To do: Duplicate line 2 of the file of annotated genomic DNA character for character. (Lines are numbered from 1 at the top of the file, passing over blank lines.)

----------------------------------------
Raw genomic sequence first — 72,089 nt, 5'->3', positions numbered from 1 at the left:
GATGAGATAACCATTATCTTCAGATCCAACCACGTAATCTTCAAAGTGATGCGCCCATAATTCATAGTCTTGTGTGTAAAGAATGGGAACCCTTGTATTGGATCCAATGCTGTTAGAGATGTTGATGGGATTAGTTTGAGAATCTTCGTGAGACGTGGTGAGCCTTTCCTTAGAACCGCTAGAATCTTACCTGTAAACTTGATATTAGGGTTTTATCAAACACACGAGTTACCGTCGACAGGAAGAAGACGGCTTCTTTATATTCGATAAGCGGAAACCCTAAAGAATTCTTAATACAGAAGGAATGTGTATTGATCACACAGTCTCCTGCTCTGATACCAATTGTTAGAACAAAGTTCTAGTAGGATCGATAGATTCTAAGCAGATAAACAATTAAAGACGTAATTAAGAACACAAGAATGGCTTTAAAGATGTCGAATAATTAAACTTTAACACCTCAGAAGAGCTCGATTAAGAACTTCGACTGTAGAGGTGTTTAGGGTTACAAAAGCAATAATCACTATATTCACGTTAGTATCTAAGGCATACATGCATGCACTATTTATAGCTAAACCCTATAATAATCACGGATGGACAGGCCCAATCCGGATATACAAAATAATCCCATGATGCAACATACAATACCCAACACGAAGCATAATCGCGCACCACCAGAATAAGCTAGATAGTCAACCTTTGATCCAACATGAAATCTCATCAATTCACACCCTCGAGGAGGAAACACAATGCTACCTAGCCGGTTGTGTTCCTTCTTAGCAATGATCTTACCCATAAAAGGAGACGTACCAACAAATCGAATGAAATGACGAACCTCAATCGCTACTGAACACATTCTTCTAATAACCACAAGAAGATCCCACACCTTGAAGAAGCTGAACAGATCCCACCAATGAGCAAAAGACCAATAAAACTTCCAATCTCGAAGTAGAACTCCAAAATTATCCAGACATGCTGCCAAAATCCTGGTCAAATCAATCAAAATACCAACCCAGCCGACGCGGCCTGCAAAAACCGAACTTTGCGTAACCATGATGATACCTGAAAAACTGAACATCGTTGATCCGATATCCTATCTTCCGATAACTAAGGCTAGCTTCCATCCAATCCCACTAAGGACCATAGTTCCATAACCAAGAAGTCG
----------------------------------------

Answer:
GATGAGATAACCATTATCTTCAGATCCAACCACGTAATCTTCAAAGTGATGCGCCCATAATTCATAGTCTTGTGTGTAAAGAATGGGAACCCTTGTATTGGATCCAATGCTGTTAGAGATGTTGATGGGATTAGTTTGAGAATCTTCGTGAGACGTGGTGAGCCTTTCCTTAGAACCGCTAGAATCTTACCTGTAAACTTGATATTAGGGTTTTATCAAACACACGAGTTACCGTCGACAGGAAGAAGACGGCTTCTTTATATTCGATAAGCGGAAACCCTAAAGAATTCTTAATACAGAAGGAATGTGTATTGATCACACAGTCTCCTGCTCTGATACCAATTGTTAGAACAAAGTTCTAGTAGGATCGATAGATTCTAAGCAGATAAACAATTAAAGACGTAATTAAGAACACAAGAATGGCTTTAAAGATGTCGAATAATTAAACTTTAACACCTCAGAAGAGCTCGATTAAGAACTTCGACTGTAGAGGTGTTTAGGGTTACAAAAGCAATAATCACTATATTCACGTTAGTATCTAAGGCATACATGCATGCACTATTTATAGCTAAACCCTATAATAATCACGGATGGACAGGCCCAATCCGGATATACAAAATAATCCCATGATGCAACATACAATACCCAACACGAAGCATAATCGCGCACCACCAGAATAAGCTAGATAGTCAACCTTTGATCCAACATGAAATCTCATCAATTCACACCCTCGAGGAGGAAACACAATGCTACCTAGCCGGTTGTGTTCCTTCTTAGCAATGATCTTACCCATAAAAGGAGACGTACCAACAAATCGAATGAAATGACGAACCTCAATCGCTACTGAACACATTCTTCTAATAACCACAAGAAGATCCCACACCTTGAAGAAGCTGAACAGATCCCACCAATGAGCAAAAGACCAATAAAACTTCCAATCTCGAAGTAGAACTCCAAAATTATCCAGACATGCTGCCAAAATCCTGGTCAAATCAATCAAAATACCAACCCAGCCGACGCGGCCTGCAAAAACCGAACTTTGCGTAACCATGATGATACCTGAAAAACTGAACATCGTTGATCCGATATCCTATCTTCCGATAACTAAGGCTAGCTTCCATCCAATCCCACTAAGGACCATAGTTCCATAACCAAGAAGTCG